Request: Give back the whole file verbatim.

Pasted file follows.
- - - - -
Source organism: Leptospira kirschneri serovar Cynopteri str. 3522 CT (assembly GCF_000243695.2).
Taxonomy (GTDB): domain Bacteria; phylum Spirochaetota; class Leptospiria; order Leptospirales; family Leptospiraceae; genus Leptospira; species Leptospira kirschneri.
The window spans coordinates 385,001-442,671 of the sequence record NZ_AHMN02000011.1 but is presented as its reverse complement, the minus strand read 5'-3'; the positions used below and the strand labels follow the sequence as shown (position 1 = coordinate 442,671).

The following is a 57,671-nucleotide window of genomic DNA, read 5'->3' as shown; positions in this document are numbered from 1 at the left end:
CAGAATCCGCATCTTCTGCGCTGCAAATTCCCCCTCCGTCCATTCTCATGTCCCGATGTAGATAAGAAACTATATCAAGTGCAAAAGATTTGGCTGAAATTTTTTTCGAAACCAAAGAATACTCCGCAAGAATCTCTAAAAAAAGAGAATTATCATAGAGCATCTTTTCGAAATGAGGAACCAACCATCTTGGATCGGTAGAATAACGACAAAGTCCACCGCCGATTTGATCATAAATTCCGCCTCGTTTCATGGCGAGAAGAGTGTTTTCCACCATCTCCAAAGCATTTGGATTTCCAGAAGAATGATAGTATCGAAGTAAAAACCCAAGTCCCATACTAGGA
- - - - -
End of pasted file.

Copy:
Source organism: Leptospira kirschneri serovar Cynopteri str. 3522 CT (assembly GCF_000243695.2).
Taxonomy (GTDB): domain Bacteria; phylum Spirochaetota; class Leptospiria; order Leptospirales; family Leptospiraceae; genus Leptospira; species Leptospira kirschneri.
The window spans coordinates 385,001-442,671 of the sequence record NZ_AHMN02000011.1 but is presented as its reverse complement, the minus strand read 5'-3'; the positions used below and the strand labels follow the sequence as shown (position 1 = coordinate 442,671).

The following is a 57,671-nucleotide window of genomic DNA, read 5'->3' as shown; positions in this document are numbered from 1 at the left end:
CAGAATCCGCATCTTCTGCGCTGCAAATTCCCCCTCCGTCCATTCTCATGTCCCGATGTAGATAAGAAACTATATCAAGTGCAAAAGATTTGGCTGAAATTTTTTTCGAAACCAAAGAATACTCCGCAAGAATCTCTAAAAAAAGAGAATTATCATAGAGCATCTTTTCGAAATGAGGAACCAACCATCTTGGATCGGTAGAATAACGACAAAGTCCACCGCCGATTTGATCATAAATTCCGCCTCGTTTCATGGCGAGAAGAGTGTTTTCCACCATCTCCAAAGCATTTGGATTTCCAGAAGAATGATAGTATCGAAGTAAAAACCCAAGTCCCATACTAGGA